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When it comes to gambling of any sort, there is also the truism: ‘The House Always Wins’.  Nobody generally organises a gambling activity for completely altruistic reason, although they may wrap it up and package in such a way.  The National Lottery is a particularly deceitful example of this as a few simple calculations will illustrate this:

  • Started in 1994.
  • Assuming you bought a single £1 ticket every then you have spent in excess of £1100 over 22 years (average suggests much more than this)
  • Camelot would advertise the charitable element, at £28% = £308
  • 12% goes to the state
  • 50% is prize fund. Actually 45% is paid in prizes (which means that on average every participant will only get 45% return on their investment. In reality of course some getting rich beyond their understanding, and majority just get poorer.
  • 10% goes to the organisers and ticket sellers


The charitable fund is managed by the government Department for Culture, Media and Sport where 40% is awarded to health, education, environment and charitable causes, 20% to Sports, 20% to Arts and 20% to Heritage.  This is therefore a tax by any other name, and is levied on those who, if it was added to Income Tax instead, would argue they cannot afford it.  It is a bitter pill swallowed on the promise of riches to be won.  Ironically it is a ‘tax’ paid in no small proportion by those who actually do not pay any income tax due to low earnings!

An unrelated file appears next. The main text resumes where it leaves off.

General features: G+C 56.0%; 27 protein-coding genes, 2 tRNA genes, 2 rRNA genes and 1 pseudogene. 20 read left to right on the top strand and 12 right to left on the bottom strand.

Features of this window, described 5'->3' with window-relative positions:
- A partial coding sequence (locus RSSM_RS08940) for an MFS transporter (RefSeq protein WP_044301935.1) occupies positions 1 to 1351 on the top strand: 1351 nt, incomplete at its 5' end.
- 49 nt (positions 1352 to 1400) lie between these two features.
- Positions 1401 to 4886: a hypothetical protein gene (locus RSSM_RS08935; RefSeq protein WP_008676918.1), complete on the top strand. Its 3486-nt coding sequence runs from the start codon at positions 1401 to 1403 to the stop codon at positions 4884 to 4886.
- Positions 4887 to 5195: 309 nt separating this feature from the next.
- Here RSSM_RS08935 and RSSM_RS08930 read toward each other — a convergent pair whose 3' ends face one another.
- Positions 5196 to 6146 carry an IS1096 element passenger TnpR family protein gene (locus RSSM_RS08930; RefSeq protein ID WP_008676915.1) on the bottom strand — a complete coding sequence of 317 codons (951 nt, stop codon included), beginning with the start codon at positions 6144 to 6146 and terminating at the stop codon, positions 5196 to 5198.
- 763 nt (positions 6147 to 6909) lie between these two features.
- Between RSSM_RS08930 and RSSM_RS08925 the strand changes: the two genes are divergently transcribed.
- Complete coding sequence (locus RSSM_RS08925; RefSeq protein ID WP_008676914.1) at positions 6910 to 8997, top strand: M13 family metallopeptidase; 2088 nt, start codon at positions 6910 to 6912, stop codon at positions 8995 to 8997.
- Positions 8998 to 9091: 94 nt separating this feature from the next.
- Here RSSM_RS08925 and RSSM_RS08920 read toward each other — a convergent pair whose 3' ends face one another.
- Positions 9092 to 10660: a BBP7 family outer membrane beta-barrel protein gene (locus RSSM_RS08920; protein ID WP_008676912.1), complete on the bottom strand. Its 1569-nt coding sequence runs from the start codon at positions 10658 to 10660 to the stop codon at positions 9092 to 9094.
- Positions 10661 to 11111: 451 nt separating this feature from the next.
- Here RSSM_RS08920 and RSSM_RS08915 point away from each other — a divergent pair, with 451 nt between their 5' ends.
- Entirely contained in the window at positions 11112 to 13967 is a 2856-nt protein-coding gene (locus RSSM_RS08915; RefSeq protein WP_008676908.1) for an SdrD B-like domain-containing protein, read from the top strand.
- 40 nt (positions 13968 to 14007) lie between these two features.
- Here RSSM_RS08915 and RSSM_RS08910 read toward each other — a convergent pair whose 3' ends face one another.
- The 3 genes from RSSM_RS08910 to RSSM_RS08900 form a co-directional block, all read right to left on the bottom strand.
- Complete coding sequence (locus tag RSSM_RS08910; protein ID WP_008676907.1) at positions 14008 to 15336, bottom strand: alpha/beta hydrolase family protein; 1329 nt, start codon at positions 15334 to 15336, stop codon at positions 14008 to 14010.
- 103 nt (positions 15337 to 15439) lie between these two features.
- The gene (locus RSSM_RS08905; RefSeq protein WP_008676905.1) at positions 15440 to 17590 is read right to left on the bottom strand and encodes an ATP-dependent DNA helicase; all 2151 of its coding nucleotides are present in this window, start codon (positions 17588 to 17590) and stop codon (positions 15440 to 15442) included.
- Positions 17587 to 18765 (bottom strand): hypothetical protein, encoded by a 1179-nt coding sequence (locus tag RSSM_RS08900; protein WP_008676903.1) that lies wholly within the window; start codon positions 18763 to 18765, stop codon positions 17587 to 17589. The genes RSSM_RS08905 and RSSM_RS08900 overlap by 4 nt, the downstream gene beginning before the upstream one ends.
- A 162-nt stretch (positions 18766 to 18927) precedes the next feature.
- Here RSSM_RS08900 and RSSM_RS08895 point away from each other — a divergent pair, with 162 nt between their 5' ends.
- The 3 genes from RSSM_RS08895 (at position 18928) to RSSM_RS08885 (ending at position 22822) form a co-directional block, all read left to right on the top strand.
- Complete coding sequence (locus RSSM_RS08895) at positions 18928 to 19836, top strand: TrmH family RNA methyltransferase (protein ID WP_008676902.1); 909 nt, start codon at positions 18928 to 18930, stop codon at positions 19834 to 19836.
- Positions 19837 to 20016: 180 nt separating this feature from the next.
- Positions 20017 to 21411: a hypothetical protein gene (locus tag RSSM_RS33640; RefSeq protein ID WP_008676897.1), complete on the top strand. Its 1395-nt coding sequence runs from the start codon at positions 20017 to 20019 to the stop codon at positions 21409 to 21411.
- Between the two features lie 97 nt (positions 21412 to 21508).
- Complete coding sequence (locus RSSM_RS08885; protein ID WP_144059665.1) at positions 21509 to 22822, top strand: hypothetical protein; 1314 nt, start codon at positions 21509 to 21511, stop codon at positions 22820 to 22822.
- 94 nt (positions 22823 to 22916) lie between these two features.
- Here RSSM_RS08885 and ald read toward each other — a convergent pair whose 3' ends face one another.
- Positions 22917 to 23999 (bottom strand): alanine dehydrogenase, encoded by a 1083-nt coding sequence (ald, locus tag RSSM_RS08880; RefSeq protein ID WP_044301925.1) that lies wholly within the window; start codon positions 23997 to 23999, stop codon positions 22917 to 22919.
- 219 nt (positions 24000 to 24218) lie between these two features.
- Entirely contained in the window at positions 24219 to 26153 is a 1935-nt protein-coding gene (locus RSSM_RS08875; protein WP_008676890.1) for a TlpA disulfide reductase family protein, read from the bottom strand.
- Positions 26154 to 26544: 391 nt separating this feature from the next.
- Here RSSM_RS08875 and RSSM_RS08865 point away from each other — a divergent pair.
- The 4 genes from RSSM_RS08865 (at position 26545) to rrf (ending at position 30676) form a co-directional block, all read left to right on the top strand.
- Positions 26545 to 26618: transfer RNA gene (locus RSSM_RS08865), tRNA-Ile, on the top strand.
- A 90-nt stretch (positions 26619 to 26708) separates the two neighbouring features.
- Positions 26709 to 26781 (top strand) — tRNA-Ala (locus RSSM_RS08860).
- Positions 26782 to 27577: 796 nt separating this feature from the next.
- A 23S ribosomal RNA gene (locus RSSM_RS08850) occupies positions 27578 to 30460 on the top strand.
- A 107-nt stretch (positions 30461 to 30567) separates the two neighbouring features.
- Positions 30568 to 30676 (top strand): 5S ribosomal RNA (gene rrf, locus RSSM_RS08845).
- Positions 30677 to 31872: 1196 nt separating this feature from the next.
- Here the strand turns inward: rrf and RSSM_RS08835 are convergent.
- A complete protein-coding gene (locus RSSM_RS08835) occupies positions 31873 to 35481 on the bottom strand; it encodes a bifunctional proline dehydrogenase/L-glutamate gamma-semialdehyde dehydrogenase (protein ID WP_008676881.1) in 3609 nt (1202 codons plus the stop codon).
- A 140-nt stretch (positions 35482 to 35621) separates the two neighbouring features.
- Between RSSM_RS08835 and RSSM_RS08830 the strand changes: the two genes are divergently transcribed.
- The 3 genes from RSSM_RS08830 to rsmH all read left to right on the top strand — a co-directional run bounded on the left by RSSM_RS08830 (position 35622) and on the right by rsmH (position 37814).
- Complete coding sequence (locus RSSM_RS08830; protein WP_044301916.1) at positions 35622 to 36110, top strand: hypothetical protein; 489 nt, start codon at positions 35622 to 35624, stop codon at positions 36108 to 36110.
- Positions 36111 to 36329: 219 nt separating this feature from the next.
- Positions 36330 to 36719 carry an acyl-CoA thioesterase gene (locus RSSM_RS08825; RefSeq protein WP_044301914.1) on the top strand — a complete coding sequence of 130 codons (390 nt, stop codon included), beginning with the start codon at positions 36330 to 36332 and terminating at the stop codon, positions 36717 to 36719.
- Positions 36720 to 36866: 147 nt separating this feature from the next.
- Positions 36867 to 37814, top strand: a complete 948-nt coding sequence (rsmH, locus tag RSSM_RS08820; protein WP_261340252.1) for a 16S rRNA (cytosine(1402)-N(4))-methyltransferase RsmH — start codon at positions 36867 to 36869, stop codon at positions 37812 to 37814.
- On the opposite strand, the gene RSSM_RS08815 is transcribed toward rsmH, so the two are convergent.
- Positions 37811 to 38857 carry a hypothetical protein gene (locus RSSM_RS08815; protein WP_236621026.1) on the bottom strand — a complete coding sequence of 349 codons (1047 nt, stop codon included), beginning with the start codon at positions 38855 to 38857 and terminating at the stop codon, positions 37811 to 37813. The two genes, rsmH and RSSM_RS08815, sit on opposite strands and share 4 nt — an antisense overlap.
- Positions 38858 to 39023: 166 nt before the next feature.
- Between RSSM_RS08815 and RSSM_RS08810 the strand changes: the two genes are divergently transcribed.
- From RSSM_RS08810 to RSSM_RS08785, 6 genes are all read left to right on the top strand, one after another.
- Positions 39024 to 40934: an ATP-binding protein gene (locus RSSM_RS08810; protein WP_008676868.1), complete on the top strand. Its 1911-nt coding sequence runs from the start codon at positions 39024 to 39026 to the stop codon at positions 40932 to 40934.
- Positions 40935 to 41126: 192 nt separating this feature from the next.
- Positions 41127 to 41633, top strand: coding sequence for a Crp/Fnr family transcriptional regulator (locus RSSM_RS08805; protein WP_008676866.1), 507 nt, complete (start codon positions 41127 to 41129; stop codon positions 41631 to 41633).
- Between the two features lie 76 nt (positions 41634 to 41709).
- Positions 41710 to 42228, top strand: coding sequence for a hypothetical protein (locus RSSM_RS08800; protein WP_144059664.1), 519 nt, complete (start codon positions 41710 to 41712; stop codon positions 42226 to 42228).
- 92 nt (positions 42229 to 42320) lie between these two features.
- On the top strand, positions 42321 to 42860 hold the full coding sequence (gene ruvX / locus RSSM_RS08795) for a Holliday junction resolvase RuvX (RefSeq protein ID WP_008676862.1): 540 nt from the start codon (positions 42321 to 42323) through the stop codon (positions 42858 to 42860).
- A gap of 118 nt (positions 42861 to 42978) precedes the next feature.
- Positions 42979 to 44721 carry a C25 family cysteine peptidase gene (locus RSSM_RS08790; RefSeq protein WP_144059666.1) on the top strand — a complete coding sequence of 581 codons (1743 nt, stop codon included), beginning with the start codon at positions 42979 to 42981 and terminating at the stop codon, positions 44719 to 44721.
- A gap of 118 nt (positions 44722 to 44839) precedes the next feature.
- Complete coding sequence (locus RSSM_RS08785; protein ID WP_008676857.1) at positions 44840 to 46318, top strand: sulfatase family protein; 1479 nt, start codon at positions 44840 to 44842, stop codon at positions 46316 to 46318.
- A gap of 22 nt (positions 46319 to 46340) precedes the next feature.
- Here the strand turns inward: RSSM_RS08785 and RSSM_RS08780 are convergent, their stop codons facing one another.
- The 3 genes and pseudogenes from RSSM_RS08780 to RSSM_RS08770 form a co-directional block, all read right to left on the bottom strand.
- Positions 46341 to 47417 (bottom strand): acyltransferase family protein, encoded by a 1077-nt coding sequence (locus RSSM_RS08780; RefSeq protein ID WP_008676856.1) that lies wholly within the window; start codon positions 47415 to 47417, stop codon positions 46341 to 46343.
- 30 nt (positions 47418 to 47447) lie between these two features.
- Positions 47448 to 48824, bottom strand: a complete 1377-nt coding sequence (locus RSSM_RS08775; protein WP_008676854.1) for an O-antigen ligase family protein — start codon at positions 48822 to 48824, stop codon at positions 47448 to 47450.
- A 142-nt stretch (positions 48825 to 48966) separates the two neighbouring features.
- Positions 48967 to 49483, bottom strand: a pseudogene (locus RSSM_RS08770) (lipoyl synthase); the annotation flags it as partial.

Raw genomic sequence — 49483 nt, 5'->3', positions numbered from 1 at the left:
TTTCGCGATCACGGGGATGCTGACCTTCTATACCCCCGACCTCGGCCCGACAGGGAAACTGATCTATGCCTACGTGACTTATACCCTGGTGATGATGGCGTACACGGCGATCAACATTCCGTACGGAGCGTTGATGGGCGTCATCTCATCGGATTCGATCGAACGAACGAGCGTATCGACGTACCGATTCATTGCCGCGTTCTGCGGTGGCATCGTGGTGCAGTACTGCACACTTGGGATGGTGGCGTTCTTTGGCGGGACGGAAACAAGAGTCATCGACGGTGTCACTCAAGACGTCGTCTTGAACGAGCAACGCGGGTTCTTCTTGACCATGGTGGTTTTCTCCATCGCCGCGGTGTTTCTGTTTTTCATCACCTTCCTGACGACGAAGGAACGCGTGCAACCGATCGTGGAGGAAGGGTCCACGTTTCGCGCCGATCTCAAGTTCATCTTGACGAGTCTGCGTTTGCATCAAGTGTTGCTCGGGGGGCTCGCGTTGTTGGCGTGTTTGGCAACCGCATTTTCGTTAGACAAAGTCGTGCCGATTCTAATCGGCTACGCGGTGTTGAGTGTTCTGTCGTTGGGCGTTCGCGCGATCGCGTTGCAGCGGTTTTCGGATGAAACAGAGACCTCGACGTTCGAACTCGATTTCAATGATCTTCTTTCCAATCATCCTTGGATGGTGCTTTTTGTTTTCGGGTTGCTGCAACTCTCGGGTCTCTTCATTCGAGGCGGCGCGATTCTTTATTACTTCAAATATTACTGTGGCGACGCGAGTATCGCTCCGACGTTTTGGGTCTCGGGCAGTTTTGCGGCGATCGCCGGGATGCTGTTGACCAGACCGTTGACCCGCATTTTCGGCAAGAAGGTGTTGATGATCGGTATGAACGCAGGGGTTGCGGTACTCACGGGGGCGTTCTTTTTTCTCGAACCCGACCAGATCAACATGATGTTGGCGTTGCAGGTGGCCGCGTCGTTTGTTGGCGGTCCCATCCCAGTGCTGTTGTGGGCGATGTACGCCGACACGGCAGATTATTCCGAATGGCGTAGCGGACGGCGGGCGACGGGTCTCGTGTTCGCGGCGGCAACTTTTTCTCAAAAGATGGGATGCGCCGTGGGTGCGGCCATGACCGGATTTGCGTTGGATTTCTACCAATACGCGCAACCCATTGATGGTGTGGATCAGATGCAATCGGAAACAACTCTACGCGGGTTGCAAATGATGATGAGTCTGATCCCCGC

In the year to 31st March 2016, there were £7,595 million tickets sales (Which, if my maths is correct, comes to approx. £3.50 for every eligible player in UK every week).  Or, to put it another way, that is almost equivalent to 50% of what the Leave EU group were arguing we sent to the EU in their £350/week campaign.  It is worth noting that changing basic rate of Income Tax by 1p, would earn £3,900 million is current fiscal year, so the Lottery players are actually funding a 2p rise income tax. (Source: https://www.gov.uk/government/statistics/direct-effects-of-illustrative-tax-changes)

I am not an economist, but I do know that whilst we speak so much about lack of funding for health, schools, social care, no one wants to pay more taxes to fund these things, and woe betide any political party who runs for election on a ticket of tax increases.  But at the same time this lottery ‘tax’ is paid blindly as there is perceived to be something in it for me.





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